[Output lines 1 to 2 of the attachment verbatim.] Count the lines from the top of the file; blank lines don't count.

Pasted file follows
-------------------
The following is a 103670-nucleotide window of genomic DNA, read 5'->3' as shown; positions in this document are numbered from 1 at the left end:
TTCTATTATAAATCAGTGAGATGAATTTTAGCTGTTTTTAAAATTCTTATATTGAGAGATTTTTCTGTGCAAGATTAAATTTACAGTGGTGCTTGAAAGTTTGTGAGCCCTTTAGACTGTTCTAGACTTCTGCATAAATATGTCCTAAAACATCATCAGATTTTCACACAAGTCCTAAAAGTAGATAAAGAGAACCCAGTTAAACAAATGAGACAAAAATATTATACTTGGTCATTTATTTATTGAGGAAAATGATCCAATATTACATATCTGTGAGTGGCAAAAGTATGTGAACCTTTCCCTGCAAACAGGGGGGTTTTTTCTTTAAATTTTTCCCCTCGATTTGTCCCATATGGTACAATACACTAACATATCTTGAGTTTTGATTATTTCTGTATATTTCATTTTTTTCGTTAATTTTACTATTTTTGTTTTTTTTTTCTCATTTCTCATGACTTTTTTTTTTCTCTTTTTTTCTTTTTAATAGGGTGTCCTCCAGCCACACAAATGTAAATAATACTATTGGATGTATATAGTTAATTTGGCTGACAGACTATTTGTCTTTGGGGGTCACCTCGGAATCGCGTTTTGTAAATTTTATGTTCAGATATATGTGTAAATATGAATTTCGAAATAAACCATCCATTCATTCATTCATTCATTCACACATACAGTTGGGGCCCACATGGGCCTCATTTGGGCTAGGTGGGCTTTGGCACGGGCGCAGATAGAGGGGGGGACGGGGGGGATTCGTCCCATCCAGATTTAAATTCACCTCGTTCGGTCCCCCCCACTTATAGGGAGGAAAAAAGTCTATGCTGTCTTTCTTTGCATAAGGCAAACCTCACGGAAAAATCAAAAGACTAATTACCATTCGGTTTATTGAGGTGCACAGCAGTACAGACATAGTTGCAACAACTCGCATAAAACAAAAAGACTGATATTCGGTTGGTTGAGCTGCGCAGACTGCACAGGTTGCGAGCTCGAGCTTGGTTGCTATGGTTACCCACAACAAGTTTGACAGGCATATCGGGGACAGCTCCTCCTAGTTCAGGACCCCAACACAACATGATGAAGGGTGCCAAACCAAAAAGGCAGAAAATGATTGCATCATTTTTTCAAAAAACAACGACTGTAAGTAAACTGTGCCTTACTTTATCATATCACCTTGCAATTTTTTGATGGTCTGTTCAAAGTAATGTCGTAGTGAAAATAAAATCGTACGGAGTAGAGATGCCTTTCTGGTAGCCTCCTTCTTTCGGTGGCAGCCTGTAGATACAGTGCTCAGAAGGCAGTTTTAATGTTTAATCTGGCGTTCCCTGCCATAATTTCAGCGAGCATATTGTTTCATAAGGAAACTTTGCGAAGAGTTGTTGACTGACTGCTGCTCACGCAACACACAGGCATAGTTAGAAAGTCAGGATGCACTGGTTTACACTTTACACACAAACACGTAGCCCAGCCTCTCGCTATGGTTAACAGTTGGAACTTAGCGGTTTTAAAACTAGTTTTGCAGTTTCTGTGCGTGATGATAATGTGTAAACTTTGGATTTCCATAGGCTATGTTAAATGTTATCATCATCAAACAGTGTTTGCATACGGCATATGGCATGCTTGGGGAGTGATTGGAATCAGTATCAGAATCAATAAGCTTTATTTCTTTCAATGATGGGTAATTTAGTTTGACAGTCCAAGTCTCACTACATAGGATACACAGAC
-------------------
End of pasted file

The following is a 103670-nucleotide window of genomic DNA, read 5'->3' as shown; positions in this document are numbered from 1 at the left end:
TTCTATTATAAATCAGTGAGATGAATTTTAGCTGTTTTTAAAATTCTTATATTGAGAGATTTTTCTGTGCAAGATTAAATTTACAGTGGTGCTTGAAAGTTTGTGAGCCCTTTAGACTGTTCTAGACTTCTGCATAAATATGTCCTAAAACATCATCAGATTTTCACACAAGTCCTAAAAGTAGATAAAGAGAACCCAGTTAAACAAATGAGACAAAAATATTATACTTGGTCATTTATTTATTGAGGAAAATGATCCAATATTACATATCTGTGAGTGGCAAAAGTATGTGAACCTTTCCCTGCAAACAGGGGGGTTTTTTCTTTAAATTTTTCCCCTCGATTTGTCCCATATGGTACAATACACTAACATATCTTGAGTTTTGATTATTTCTGTATATTTCATTTTTTTCGTTAATTTTACTATTTTTGTTTTTTTTTTCTCATTTCTCATGACTTTTTTTTTTCTCTTTTTTTCTTTTTAATAGGGTGTCCTCCAGCCACACAAATGTAAATAATACTATTGGATGTATATAGTTAATTTGGCTGACAGACTATTTGTCTTTGGGGGTCACCTCGGAATCGCGTTTTGTAAATTTTATGTTCAGATATATGTGTAAATATGAATTTCGAAATAAACCATCCATTCATTCATTCATTCATTCACACATACAGTTGGGGCCCACATGGGCCTCATTTGGGCTAGGTGGGCTTTGGCACGGGCGCAGATAGAGGGGGGGACGGGGGGGATTCGTCCCATCCAGATTTAAATTCACCTCGTTCGGTCCCCCCCACTTATAGGGAGGAAAAAAGTCTATGCTGTCTTTCTTTGCATAAGGCAAACCTCACGGAAAAATCAAAAGACTAATTACCATTCGGTTTATTGAGGTGCACAGCAGTACAGACATAGTTGCAACAACTCGCATAAAACAAAAAGACTGATATTCGGTTGGTTGAGCTGCGCAGACTGCACAGGTTGCGAGCTCGAGCTTGGTTGCTATGGTTACCCACAACAAGTTTGACAGGCATATCGGGGACAGCTCCTCCTAGTTCAGGACCCCAACACAACATGATGAAGGGTGCCAAACCAAAAAGGCAGAAAATGATTGCATCATTTTTTCAAAAAACAACGACTGTAAGTAAACTGTGCCTTACTTTATCATATCACCTTGCAATTTTTTGATGGTCTGTTCAAAGTAATGTCGTAGTGAAAATAAAATCGTACGGAGTAGAGATGCCTTTCTGGTAGCCTCCTTCTTTCGGTGGCAGCCTGTAGATACAGTGCTCAGAAGGCAGTTTTAATGTTTAATCTGGCGTTCCCTGCCATAATTTCAGCGAGCATATTGTTTCATAAGGAAACTTTGCGAAGAGTTGTTGACTGACTGCTGCTCACGCAACACACAGGCATAGTTAGAAAGTCAGGATGCACTGGTTTACACTTTACACACAAACACGTAGCCCAGCCTCTCGCTATGGTTAACAGTTGGAACTTAGCGGTTTTAAAACTAGTTTTGCAGTTTCTGTGCGTGATGATAATGTGTAAACTTTGGATTTCCATAGGCTATGTTAAATGTTATCATCATCAAACAGTGTTTGCATACGGCATATGGCATGCTTGGGGAGTGATTGGAATCAGTATCAGAATCAATAAGCTTTATTTCTTTCAATGATGGGTAATTTAGTTTGACAGTCCAAGTCTCACTACATAGGATACACAGAC